Lately I’ve been reflecting on one of Theatre Communications Group’s strategic priorities: to innovate and experiment across all programs, services, and products to benefit our membership and the field. With this season preview issue and its focus on the power of education programs, I was reminded of an important educational experience I once had. For inspiration, I dug through some old boxes at home looking for floppy drives containing a proposal I had co-written with my space settlement design team, 22 years ago, when I was a senior in high school. (Each of these floppy drives from yesteryear was only able to hold 1.44 megabytes of data. Digital storage has evolved so that now the most complex thumb drives hold up to two terabytes of data. Innovation!)
The year was 1996, and the competition was hosted by the Kennedy Space Center in Florida. As we stepped off buses from various places across the country, we began sizing up our competition: Were they smarter? Could they pull this off? Could we? We split into teams, with students representing schools from all over the U.S., all set to battle each other in science and math. We assigned fictitious corporate identities to our groups, and each group set out to develop a proposal to design, build, and maintain a lunar settlement for more than 10,000 inhabitants in 2019. Our ideas developed into a prototype, including a lunar robot, and we presented it to NASA scientists, who served as judges for the competition.
To win we needed to think big—think outside the box. And while there were practical limitations around the rules of mathematics and scientific theories, there was no limit to our ambition. We were a team committed to solving a complex issue: building a space settlement! Instead of worrying about the other teams’ abilities, we decided what we really needed was each other to pull this off. We listened to each other’s perspectives. We trusted each other’s experiences and contributions. We collaborated. We were productively critical of misunderstandings, and we respectfully challenged conventions—many of the traits that theatre people learn so well through the collaborative process of making shows. And we succeeded. We nailed it, capturing both first and second places.
With that experience on my mind, in August I hosted a meeting with 14 Chicago-area TCG member theatres. We shared a delicious meal together, and Kate Lipuma, TCG’s new board chair and executive director of Writers Theatre, facilitated a discussion. Findings from this discussion (and from many others across the country at previous events) revealed that many leaders recognized that hierarchical leadership and “best practices” from 20, even 10 years ago, are no longer able to solve the challenges facing them. Employees’ expectations of the workplace are different and more complex, and organizational cultures are changing accordingly.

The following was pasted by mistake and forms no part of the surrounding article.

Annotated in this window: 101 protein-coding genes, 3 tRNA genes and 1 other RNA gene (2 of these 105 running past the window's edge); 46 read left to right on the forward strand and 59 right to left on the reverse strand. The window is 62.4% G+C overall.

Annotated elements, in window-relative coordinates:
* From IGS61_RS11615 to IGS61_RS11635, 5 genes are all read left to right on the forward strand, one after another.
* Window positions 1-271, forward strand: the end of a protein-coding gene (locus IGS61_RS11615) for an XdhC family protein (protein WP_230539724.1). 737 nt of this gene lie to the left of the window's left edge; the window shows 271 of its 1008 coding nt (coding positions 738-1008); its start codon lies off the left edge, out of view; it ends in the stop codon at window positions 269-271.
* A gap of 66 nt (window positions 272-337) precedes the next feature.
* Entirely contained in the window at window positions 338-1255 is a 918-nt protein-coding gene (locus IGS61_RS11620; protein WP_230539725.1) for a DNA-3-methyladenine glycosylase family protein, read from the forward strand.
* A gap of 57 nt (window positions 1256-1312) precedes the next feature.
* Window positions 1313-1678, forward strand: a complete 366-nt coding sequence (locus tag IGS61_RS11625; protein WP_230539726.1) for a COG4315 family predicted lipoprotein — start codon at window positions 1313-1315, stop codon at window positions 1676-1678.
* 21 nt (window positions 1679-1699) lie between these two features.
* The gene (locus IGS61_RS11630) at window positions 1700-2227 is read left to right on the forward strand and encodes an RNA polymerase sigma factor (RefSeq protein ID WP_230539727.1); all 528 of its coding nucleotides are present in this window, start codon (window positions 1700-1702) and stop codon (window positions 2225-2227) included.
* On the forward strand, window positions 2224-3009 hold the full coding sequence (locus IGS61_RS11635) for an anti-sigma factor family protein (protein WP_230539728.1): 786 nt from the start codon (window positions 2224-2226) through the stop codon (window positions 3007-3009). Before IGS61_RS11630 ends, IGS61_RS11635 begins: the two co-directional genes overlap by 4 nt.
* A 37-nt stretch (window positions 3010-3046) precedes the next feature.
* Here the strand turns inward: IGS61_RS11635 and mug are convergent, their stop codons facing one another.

These changes can be seen in today’s employee handbooks. Far from being merely obligatory documents handed out on a staffer’s first day and then largely forgotten, they are often now comprehensive, containing not only the required laws and policies, but also spelling out organizational values, including equity, diversity, and inclusion; work/life balance; transparent hiring practices and salary commitments; and de-silo-ization and cross-collaboration. Employees are rightfully demanding more from their employers, and organizations are listening and responding. Business models are being challenged, reimagined, and evolved, and technology is accelerating the process exponentially. While I can’t address all of these issues in a single column, I can say that letting go of some assumptions about best practices and customs of the last 20 years, and grappling with some uncertainty, is needed to resolve these challenges.
How is TCG addressing these complex challenges, and building its own culture, as well as inspiring others to embrace change? How do we make our work agile, in response to the changing needs of our field and our staffs? For one thing, TCG is responding by holding an entire forum on evolving organizational cultures at our annual Fall Forum on Governance, Nov. 9-11, in New York City. This year’s theme is CultureMakers, and we will look behind the curtain, discussing and articulating best practices, from hiring and retention to organizational design and values statements to employee development and artist well-being to anti-harassment and misconduct policies, as well as equity, diversity, and inclusion.
My space settlement design days are far behind me, but I continue to draw from that experience as I think about innovation and experimentation in my own work. As I look back on how that team of teenagers thrived and succeeded, it was because we created a culture that valued diverse opinions and embraced radical thinking and ingenuity. Strong cultures breed resilient and productive organizations. As culture changes and practices evolve, so too must leaders’ willingness to innovate and experiment.
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